Once you have that shape, you then cut the dough into 1 inch pieces and make a little print on top with your fork.

By the way I didn’t get this far and was un-able to experience the joy of making potato snakes. My chemistry was bad and the potato was creating a glue like effect that made it near impossible to mix the dough. Nothing I tried could create the right consistency and I gave up.

This is why I’m harping on the whole chemistry thing. So please do pay attention if you want to succeed.

Once the gnocchi is created we can now boil. This is where you can use the whole put the stuff in the water, set to boil, and when it comes up to the top remove.

It looks like I did use some critical thinking, just not for the right item.

Once that happens, Anna then instructs you to serve like a casserole. This is not how I’ve eaten gnocchi but I could be misinterpreting her instructions. I’d just normally pour sauce on top and sprinkle some grated cheese. Which is what she says to do as well, but she also mentions layers which tells me this is being served more like lasagna.

I failed making the gnocchi so when I saw this casserole step I tried making my potato junk into a casserole. I did this by layering it up and then baking until the cheese on top melted a little. The end result is pictured below.


The potato casserole experiment

It didn’t turn out bad, but it wasn’t good either.

My mother and my LA/cooking BFF have already expressed interest in making this with me. Neither have made gnocchi before, but are up for the challenge.  I’m surprised that my mother hasn’t. I think she left that task up to her older sister. Whoever becomes my champion will be featured in an update to this post. I will select retry and look forward to having some assistance. Stay tuned.

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Gamers always retry

Polenta Alpina aka Polenta of the Alps

For those of you who have never heard of polenta, it’s a cornmeal based dish that is similar to grits.

As a child I used to call it Italian mashed potatoes even though no potatoes are involved. I hadn’t experienced grits yet so it seemed logical to associate them with mashed taters.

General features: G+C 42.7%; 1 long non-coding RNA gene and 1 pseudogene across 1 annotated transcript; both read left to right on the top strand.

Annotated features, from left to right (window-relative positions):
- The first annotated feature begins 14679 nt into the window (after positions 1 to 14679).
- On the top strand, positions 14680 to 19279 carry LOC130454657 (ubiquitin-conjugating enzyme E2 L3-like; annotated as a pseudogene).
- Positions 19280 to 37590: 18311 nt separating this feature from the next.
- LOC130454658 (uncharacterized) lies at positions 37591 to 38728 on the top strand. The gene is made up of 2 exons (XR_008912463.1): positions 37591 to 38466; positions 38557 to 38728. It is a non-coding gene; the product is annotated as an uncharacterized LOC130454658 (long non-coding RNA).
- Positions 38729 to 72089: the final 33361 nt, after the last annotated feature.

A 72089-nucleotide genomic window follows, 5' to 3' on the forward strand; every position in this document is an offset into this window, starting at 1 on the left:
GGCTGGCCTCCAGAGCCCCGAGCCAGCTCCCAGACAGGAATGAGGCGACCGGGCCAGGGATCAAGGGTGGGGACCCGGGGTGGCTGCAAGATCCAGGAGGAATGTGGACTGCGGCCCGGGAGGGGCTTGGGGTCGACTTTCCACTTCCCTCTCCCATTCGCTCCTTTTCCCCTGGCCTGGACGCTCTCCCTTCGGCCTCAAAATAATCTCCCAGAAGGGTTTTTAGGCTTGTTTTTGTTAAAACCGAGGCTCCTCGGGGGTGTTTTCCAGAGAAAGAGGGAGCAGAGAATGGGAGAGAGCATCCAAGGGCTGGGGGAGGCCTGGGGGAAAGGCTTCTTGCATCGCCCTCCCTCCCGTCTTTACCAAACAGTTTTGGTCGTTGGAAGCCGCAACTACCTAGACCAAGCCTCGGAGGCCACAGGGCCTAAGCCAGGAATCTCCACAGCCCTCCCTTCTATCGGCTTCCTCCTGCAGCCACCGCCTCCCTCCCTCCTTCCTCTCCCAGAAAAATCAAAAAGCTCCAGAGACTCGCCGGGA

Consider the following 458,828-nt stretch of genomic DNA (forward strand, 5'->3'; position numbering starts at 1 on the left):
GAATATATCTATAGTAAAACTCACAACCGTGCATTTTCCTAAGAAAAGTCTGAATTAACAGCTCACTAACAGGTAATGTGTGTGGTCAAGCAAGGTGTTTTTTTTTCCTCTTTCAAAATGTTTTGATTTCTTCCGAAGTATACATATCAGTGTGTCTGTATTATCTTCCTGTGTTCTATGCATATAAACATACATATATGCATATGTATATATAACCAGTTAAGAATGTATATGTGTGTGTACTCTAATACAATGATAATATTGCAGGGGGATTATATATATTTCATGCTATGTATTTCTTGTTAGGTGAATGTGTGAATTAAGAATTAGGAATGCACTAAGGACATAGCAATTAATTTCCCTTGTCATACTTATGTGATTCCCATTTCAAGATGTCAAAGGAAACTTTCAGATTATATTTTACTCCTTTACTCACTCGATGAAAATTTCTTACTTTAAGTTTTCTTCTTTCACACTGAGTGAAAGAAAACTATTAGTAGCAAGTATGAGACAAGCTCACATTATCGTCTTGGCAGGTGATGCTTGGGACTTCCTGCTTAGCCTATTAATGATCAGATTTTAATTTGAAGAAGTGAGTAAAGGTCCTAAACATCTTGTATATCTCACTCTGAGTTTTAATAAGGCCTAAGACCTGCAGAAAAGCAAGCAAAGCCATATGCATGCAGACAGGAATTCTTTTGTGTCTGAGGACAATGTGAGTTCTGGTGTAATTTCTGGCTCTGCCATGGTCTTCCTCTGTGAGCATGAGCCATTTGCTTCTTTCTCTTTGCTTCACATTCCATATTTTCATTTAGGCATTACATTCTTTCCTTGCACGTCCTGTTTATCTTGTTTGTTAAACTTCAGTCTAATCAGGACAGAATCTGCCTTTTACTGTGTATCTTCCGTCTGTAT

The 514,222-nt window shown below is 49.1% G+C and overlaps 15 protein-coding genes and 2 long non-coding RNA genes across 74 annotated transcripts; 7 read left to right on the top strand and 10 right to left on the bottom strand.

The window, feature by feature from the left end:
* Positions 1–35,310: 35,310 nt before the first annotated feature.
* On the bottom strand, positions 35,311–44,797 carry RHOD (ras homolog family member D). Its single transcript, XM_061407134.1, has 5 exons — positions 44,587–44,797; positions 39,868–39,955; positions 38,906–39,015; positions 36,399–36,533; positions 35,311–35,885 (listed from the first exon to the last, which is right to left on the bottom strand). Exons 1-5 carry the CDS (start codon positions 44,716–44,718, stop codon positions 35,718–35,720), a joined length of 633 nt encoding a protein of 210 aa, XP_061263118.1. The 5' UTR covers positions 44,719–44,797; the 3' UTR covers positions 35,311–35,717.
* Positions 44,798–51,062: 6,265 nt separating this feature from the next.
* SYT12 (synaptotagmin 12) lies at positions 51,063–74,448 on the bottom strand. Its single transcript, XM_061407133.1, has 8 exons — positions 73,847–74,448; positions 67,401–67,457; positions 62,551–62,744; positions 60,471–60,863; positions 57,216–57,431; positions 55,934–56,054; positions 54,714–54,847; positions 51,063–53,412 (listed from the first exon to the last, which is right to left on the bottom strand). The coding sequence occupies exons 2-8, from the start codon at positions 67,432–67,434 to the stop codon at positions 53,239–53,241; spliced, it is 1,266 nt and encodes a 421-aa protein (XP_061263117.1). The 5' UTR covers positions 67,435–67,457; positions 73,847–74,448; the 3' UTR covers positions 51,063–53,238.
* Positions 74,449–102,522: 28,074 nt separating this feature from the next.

This logic is understandable if you knew the way my mother prepared it. She would serve alongside shredded chicken and marina sauce. The sauce was my Italian mashed potato gravy which funny enough is what some Italian-Americans would call their marinara.

This version is more of a Northern Italian style and doesn’t call for any type of gravy, in fact the author Mrs. Catherine Vincenti from my hometown’s Little Italy Festival Town Cookbook instructs us to get “a large bowl of leaf lettuce salad with oil and vinegar dressing, a glass of wine, fresh fruits and cookies, and finish with a strong cup of coffee.”

I like Mrs. Vincenti, so far she’s put the best little hint of flair at the end of her recipe.

What you’ll need

  • 2 cups of cornmeal
  • 6 cups of water
  • 2 teaspoons of salt
  • 2 1/2 cups of shredded brick cheese
  • 1/2 pound of butter

Cooking the cornmeal is similar to cooking rice and pasta in the sense that you want to put it in a pot of boiling salted water. Once you do that, stir the cornmeal constantly for about a half hour,

You’ll know it’s ready when the corn meal has thickened and is easily scrapped off the side of the pan.

Once this happens you are ready to bake your polenta. This process is similar to lasagna because you will be layering up your cheese and polenta. The first layer is the polenta, then the cheese. Continue to do this until you reach the top where the final layer will be polenta along with some pepper seasoning.

Before you place that polenta in the oven, we have one more topping to add and that topping is butter my friends.